Chairman of the US Joint Chiefs of Staff General Joseph Dunford has met with Turkish Prime Minister Binali Yildirim, in an attempt to mend Washington’s strained ties with its strategic ally in the aftermath of last month’s attempted coup.
On July 15, a faction of Turkish armed forces used tanks and attack helicopters in a failed attempt to seize power from President Recep Tayyip Erdogan.
Relations between the US and Turkey soured after Washington questioned Ankara’s strong reaction to the failed putsch and refused to extradite Fethullah Gulen, a US-based opposition figure whom Erdogan accuses of plotting the coup.
After Monday’s meeting with Dunford, the Turkish PM’s office said in a statement that the top American general had condemned the coup and his visit to the country was aimed to support democracy in Turkey.
“It is important that the United States, our friend and ally, display a clear and decisive stance against this terrorist coup attempt against our nation and democracy,” Yildirim said.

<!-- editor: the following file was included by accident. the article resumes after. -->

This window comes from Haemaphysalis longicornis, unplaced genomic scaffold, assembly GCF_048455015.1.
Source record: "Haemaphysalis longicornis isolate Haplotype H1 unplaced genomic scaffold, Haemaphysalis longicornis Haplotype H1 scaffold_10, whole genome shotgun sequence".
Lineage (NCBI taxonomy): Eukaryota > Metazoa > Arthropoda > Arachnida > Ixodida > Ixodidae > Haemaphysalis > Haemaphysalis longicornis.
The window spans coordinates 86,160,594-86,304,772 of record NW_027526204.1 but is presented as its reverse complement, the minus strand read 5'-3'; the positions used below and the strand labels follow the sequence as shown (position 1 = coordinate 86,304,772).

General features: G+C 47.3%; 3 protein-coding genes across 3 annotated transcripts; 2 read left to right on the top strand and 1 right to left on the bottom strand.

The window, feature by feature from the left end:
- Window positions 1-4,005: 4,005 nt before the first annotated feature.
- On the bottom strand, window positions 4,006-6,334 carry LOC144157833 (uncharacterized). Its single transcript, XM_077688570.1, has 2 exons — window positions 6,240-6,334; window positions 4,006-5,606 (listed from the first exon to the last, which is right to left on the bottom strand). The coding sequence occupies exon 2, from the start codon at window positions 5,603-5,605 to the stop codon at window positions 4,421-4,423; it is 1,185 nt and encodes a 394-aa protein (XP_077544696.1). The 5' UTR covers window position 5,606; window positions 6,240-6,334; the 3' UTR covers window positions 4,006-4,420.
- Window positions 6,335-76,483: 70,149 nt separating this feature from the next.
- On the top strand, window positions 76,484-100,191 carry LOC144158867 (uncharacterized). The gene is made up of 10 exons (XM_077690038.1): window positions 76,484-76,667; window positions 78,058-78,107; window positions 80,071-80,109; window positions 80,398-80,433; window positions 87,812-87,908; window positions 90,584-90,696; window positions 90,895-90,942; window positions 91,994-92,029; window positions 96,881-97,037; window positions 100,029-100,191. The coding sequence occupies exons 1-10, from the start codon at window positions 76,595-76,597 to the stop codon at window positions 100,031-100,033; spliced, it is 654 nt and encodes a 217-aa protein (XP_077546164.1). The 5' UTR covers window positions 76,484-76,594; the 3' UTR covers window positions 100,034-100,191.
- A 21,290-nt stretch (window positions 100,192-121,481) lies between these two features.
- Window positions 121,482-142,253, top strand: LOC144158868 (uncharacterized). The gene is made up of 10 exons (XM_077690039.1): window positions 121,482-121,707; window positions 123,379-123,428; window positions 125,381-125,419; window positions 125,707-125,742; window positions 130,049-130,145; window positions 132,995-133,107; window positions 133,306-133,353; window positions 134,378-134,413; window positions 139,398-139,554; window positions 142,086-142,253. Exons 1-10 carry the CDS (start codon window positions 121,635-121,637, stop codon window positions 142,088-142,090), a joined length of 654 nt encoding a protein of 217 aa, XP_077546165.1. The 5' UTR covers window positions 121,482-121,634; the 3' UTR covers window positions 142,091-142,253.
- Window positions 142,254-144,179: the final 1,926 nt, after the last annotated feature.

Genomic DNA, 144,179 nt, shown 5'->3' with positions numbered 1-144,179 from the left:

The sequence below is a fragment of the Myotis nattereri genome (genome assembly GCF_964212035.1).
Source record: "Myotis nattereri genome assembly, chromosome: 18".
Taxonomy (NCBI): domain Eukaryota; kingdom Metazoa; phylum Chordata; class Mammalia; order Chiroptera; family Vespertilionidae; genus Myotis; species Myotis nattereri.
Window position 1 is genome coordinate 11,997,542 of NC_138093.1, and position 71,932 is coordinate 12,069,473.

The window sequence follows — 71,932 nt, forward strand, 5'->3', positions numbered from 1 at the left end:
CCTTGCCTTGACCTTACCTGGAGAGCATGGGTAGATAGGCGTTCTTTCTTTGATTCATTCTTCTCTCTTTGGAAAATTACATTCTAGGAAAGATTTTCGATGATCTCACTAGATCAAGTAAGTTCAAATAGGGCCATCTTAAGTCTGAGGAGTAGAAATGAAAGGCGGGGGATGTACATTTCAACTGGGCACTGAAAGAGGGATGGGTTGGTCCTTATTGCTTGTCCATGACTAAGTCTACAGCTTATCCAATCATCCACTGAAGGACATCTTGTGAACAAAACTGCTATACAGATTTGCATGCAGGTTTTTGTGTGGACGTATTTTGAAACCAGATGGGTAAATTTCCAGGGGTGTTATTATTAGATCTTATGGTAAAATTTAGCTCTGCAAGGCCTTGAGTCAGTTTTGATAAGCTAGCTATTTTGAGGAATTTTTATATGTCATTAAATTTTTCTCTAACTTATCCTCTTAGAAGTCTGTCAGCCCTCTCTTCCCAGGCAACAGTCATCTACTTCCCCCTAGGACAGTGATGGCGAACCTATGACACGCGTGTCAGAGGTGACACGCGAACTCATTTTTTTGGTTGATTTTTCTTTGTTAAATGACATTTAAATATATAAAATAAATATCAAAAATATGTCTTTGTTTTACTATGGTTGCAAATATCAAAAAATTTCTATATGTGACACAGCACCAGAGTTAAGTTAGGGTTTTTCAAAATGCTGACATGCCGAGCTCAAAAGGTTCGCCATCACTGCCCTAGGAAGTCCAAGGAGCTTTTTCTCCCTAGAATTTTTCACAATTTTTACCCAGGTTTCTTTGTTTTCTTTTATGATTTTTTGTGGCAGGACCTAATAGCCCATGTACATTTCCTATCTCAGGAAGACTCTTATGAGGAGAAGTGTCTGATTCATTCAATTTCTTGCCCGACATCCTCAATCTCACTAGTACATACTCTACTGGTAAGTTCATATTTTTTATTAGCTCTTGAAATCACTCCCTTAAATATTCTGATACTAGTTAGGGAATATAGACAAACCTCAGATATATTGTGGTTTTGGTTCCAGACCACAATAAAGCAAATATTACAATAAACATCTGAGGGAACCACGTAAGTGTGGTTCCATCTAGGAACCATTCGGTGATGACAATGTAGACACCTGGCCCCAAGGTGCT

Dunford, who is the first international leader to visit Turkey since the coup, said his meetings with Yildirim and other Turkish officials, including Chief of the General Staff General Hulusi Akar, were positive and “not accusatory at all.”
Dunford also paid a visit to the Incirlik Air Base, a strategic platform in the city of Adana which houses a huge NATO nuclear arsenal and is used by the US to carry out airstrikes against Daesh (ISIL) Takfiri terrorists in Syria and Iraq.
During the coup attempt, Turkish officials blocked access to the base and detained its commander General Bekir Ercan Van as well as more than a dozen lower-ranking officers on charges of complicity in the attempted coup.
However, Dunford told media that despite differences with Turkey in the fight against Daesh, “we will have all the access we need to Incirlik” and other US military bases across Turkey.
The top military officer is on a Middle East tour. He stopped in Iraq before heading to Turkey.
Upon his arrival in the Turkish capital, Dunford was met with angry protesters who held banners reading: “Coup plotter Dunford get out of Turkey” and “Dunford go home. Send us Fethullah.”